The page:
With the addition of Egypt and Ethiopia, BRICS does not only stand to reach into the energy-rich Middle East, but also to make inroads into the increasingly important and populous African continent, bringing the combined population of the group to 45% of the global total. These two members have historic ties with China, Russia, and the West. However, both Egypt and Ethiopia look to diversify their interests away from the West, with both facing deep domestic economic and security crises. Egypt is one of the top recipients of U.S. aid and has become overly reliant on the U.S. dollar, resulting in an economic spiral due to a foreign currency crisis sparked after Russia invaded Ukraine in 2022, and that has worsened since the Israel-Hamas war, which slowed tourism and Suez Canal transit fees. This has resulted in soaring prices for wheat and fuel imports, as well as management of its foreign debt, which is largely in U.S. dollars, causing a dramatic public financial crisis through the devaluation of its currency. Within BRICS, Egypt hopes to diversify its currency dependency and trade in local currency as well as cultivate its relationship with China and importantly, Russia, which Egypt has historically sought military materiel from, as well as wheat imports.

Ethiopia is also in an economic currency crisis similar to Egypt’s. However, this is coupled with the war in the Tigray region and the post-conflict reconstruction, which is estimated to cost $20 billion. Ethiopia is already closely aligned with the UAE, which provided crucial military support during the Tigray War. With an overdependence on U.S. dollars and tensions simmering in other regions of Ethiopia, matters were made worse when human rights complaints resulted in the U.S. pulling aid and support. This angered Ethiopia further and has pushed it to diversify its economic and foreign policy towards BRICS. 

BRICS members’ influence over energy markets is enhanced by the addition of new Middle Eastern members to the bloc, and East African newcomers provide China with a foothold in that continent pursuant to Beijing’s Belt and Road Initiative. China’s plan looks to be falling into place. Whether BRICS continues to grow or disintegrate in the 21st century is up for debate, as it seems that the main adhesive for BRICS membership is antipathy to the current international order and how it effects the Global South; this is in stark contrast to NATO, which is tethered together by a more robust constitution of common values and institutions.  However, what is clear in the short term is that the newest BRICS expansion is a geopolitical victory for China and Russia and their goal for dominance in the Global South.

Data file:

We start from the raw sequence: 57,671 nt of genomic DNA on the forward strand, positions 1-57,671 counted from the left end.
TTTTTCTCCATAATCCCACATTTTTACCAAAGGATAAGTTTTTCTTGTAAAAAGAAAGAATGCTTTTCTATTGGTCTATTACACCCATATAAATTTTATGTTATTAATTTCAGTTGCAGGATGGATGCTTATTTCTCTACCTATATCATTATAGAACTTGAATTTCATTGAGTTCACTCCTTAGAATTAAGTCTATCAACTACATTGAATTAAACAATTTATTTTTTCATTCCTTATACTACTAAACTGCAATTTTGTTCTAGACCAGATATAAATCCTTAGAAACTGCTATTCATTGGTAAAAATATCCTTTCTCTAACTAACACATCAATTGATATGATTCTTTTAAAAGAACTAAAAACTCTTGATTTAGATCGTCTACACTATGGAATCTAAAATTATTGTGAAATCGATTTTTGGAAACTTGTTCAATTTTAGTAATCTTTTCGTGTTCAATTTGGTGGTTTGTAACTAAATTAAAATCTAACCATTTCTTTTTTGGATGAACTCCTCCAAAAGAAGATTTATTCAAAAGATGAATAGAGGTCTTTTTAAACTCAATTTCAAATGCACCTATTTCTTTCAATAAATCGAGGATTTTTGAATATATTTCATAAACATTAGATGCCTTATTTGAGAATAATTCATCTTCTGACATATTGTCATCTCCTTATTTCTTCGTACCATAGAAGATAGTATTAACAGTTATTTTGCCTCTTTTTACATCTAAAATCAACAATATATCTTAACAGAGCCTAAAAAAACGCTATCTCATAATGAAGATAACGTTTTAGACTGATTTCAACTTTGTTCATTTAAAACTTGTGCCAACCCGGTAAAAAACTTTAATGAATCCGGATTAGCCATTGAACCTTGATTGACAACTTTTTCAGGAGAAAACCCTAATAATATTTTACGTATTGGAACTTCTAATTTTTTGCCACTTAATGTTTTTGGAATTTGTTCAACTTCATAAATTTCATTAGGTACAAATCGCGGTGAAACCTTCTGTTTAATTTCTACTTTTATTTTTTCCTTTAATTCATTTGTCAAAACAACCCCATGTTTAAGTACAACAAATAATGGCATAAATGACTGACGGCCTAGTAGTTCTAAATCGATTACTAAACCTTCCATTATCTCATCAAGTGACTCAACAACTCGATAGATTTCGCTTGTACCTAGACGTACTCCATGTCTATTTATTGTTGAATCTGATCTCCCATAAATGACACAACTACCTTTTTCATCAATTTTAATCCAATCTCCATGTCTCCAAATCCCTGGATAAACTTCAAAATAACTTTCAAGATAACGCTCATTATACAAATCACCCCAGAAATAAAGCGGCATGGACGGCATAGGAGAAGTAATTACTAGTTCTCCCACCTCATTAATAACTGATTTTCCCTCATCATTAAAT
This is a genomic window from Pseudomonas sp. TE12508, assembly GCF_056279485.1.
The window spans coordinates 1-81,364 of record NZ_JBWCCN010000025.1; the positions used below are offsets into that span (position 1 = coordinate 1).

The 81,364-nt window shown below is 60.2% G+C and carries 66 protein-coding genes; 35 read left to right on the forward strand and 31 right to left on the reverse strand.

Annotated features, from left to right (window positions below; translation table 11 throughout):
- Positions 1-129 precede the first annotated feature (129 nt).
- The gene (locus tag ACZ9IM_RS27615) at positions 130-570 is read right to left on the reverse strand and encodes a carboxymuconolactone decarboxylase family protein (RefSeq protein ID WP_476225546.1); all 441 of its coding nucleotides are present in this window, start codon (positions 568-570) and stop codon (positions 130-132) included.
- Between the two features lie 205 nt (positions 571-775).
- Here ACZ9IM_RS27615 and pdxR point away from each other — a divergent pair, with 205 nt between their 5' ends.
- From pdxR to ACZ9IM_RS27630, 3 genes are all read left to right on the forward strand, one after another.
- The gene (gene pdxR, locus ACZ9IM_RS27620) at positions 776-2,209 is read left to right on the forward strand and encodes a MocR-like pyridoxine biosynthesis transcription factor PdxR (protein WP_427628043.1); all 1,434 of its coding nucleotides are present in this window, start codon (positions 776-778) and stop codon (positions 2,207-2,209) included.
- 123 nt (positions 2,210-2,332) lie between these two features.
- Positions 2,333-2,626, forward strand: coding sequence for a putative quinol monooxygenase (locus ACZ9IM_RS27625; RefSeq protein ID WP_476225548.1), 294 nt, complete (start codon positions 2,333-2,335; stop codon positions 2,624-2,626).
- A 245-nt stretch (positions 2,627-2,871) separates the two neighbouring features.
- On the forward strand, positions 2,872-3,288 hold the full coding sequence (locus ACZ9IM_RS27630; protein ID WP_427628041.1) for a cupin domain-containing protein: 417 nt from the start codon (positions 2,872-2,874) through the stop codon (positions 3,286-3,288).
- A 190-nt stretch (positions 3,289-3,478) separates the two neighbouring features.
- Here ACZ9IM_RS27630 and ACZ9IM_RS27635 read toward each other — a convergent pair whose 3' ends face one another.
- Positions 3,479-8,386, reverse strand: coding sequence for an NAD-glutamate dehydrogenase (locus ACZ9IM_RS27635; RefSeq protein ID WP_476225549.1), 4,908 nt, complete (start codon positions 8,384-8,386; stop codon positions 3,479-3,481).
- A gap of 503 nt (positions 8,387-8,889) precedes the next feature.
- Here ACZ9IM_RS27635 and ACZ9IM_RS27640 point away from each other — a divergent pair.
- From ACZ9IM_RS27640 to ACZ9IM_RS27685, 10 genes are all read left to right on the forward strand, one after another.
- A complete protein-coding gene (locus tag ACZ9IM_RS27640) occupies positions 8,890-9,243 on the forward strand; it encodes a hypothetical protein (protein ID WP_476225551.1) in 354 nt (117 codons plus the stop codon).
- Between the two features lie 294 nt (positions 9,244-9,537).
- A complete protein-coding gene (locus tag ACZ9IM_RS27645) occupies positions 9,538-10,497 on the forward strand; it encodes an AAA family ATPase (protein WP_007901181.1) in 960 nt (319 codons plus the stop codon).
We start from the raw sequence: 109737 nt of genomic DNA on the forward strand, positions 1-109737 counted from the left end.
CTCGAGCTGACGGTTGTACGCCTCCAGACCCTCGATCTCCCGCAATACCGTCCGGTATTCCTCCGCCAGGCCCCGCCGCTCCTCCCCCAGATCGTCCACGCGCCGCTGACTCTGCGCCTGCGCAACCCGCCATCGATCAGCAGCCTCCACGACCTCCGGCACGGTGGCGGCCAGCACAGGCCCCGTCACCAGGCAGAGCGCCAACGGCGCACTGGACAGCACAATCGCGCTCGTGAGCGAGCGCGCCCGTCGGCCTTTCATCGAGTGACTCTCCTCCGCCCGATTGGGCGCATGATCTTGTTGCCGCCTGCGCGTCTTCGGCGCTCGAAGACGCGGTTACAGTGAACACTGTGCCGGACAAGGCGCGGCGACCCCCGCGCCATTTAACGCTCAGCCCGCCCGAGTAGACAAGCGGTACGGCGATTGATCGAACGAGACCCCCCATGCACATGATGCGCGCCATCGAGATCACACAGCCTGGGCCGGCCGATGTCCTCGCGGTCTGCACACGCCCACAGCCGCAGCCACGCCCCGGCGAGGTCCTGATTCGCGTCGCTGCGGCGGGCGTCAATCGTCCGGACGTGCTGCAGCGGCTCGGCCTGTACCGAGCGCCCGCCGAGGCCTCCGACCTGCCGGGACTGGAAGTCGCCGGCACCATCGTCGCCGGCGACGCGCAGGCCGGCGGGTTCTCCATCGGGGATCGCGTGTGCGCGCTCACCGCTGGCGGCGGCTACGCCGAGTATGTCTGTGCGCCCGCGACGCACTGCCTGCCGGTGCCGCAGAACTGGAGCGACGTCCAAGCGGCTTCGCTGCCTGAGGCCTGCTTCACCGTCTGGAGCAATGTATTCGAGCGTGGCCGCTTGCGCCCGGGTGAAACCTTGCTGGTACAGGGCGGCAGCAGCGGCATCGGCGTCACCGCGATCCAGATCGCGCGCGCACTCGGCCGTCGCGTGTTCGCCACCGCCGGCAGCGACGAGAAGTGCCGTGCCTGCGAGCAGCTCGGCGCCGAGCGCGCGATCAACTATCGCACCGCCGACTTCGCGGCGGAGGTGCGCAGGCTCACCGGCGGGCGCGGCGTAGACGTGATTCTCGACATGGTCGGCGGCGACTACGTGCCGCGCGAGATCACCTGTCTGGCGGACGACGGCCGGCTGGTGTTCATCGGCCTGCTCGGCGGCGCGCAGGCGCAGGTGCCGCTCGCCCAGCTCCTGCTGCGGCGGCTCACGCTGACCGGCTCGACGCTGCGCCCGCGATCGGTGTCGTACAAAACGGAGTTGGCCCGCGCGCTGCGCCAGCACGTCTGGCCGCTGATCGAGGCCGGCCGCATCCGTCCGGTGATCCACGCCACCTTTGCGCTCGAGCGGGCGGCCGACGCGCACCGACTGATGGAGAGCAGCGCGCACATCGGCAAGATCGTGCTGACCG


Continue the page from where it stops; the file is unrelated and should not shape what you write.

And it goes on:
Photo: “President of the People’s Republic of China Xi Jinping meets with President of Russia Vladimir Putin at the official welcoming ceremony in the Grand Kremlin Palace in Moscow” (2023), by Presidential Executive Office of Russia via Wikipedia Commons. Public domain.

Disclaimer: Any views or opinions expressed in articles are solely those of the authors and do not necessarily represent the views of the NATO Association of Canada.

Jake Rooke
Jake Rooke is a Junior Research Fellow and an alumnus at the NATO Association of Canada, working with NAOC since 2022. Jake holds an Honour's Bachelor of Arts in Political Science and a Master of Arts in European, Russian and Eurasian Studies, both from Carleton University. His expertise is interdisciplinary, focusing on the nexus between political economy and security. This includes topics about trade politicization and the intersection of interests and identities, contentious market regulation, international regulatory convergence, BREXIT and UK trade policy. Jake also focuses on global defence industries, geopolitical strategy and strategic thought as well as NATO-EU relations, the rise of China and political-economic dynamics that shape geopolitics. Jake is currently pursuing a career with Global Affairs Canada, the Department of National Defence and within the government affairs sector. He can be reached at